Safety

Positive interactions encourage peaceful bus ride

Kelly Roher
Posted on August 20, 2012
© iStockimage.com/kali9

© iStockimage.com/kali9

There are many means through which pupil transportation operations can keep student behavior on the school bus under control. Officials say that assigned seating can help; having video surveillance cameras installed on the bus is also effective. 

John Nunes, transportation director at Vail (Ariz.) School District, says that all of his district’s buses have cameras, and the newest buses are outfitted with eight cameras inside.

Transportation department personnel review the video footage frequently, and Nunes says they operate “as transparently as possible for the parents. We invite parents to come and watch the videos,” if there is an incident involving their child. 

Antonio Mlynek, transportation supervisor for special education at Washington Elementary School District #6 in Phoenix, says that building relationships with students and communicating with parents and teachers also contribute to a safe and positive bus environment. 

“Greet students by name as they enter and leave the bus, and this includes parents and teachers — write down their names on your route sheet so you can remember them,” Mlynek says. “This will impress them and gain more respect and support from them, especially when you need their help to deal with behavioral issues.”  

Nunes agrees, and says these are key components of a program at his operation that has significantly reduced problematic incidents among the ridership.

District sees success with PBIS program  
During the 2011-12 school year, Vail School District incorporated a Positive Behavior Intervention and Support (PBIS) program into its transportation department.

Nunes says that prior to starting the program, which is implemented district-wide, he had 47 long-term bus suspensions, and upon completion of the first year of the program, he had nine suspensions.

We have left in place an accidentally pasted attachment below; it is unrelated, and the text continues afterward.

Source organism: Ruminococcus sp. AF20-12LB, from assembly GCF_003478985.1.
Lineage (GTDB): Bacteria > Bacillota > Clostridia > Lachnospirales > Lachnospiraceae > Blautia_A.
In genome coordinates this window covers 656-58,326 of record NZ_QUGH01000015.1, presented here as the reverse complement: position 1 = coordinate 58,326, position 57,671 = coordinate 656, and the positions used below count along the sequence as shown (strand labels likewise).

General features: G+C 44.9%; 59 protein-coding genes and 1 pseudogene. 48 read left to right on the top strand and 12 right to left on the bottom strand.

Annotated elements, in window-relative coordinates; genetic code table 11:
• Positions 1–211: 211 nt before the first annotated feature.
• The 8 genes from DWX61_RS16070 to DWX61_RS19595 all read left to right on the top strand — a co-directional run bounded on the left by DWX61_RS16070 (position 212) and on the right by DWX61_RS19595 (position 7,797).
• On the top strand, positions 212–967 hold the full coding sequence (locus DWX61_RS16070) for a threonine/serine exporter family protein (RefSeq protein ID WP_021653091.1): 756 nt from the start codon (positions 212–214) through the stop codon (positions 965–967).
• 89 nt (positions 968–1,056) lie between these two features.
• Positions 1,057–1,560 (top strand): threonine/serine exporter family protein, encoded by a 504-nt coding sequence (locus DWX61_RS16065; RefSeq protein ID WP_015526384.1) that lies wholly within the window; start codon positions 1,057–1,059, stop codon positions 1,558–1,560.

“At the base of the program is positive questioning and positive interaction,” Nunes explains. “Instead of saying to a student, ‘You did this wrong, don’t ever do that again,’ you ask, ‘Is that something you should be doing? What would be the correct behavior?’”

Bus drivers and monitors at Vail (Ariz.) School District receive instruction on the operation’s Positive Behavior Intervention and Support program during their in-service training.
Bus drivers and monitors at Vail (Ariz.) School District receive instruction on the operation’s Positive Behavior Intervention and Support program during their in-service training.

The bus drivers and aides were given guidelines on how to enforce the program, and they received training in small groups on how to effectively communicate with students. Nunes has two expectations of drivers and aides: They must not use any harsh language toward students under any circumstances, and they must engage with students as much as possible to help build positive relationships with them.  

If a driver or monitor has an issue with a student, they address him or her by teaching an expectation of better behavior through positive questioning. Then, on the same day, the student’s parents are contacted by phone to explain what happened and how the transportation personnel addressed the incident. Parents are then asked to discuss the incident with their child so that the positive intervention is reinforced at home.  

“We must engage the parents as much and as early as possible for an intervention to change a behavior, and that turned out to be the single biggest success piece of the whole program,” Nunes says. “Parents like the fact that we let them know something has happened and that we’re dealing with it from a positive standpoint. In situations where parents became actively engaged, they realized we were partners in keeping their children safe.”

Peaceful School Bus Program benefits drivers, students
Another program in which positive interactions with and among students play a large role is the Peaceful School Bus Program. It is being practiced at several schools within Chesterfield (Va.) County Public Schools, including Robious Elementary, J.A. Chalkley Elementary and Alberta Smith Elementary.

The program accommodates each school’s needs, but in general, the counselors meet with the riders of each bus before school at least once in the fall, winter and spring. In the meetings, students establish rules for the bus with the help of the counselors, and then they discuss what they like and don’t like about the bus, and solutions to problems.

The counselors also work actively with the district’s transportation staff.

Connie Honsinger, counselor at Alberta Smith Elementary, says she walks the bus loop with the principal and assistant principal every morning and afternoon. If problems arise on the bus, the drivers are encouraged to tell Honsinger and her colleagues so that they can address the situation immediately. 

Honsinger adds that in meetings with the school staff, the bus drivers share their concerns regarding students, and the staff asks how they can best help the drivers.

Drivers who serve Robious Elementary and J.A. Chalkley Elementary also meet with the schools’ staff, and they are invited to the morning meetings with the students.

Antonio Mlynek, transportation supervisor for special education at Washington Elementary School District #6 in Phoenix, says certificates, points programs and coupons for prizes have helped generate good behavior among his operation’s ridership.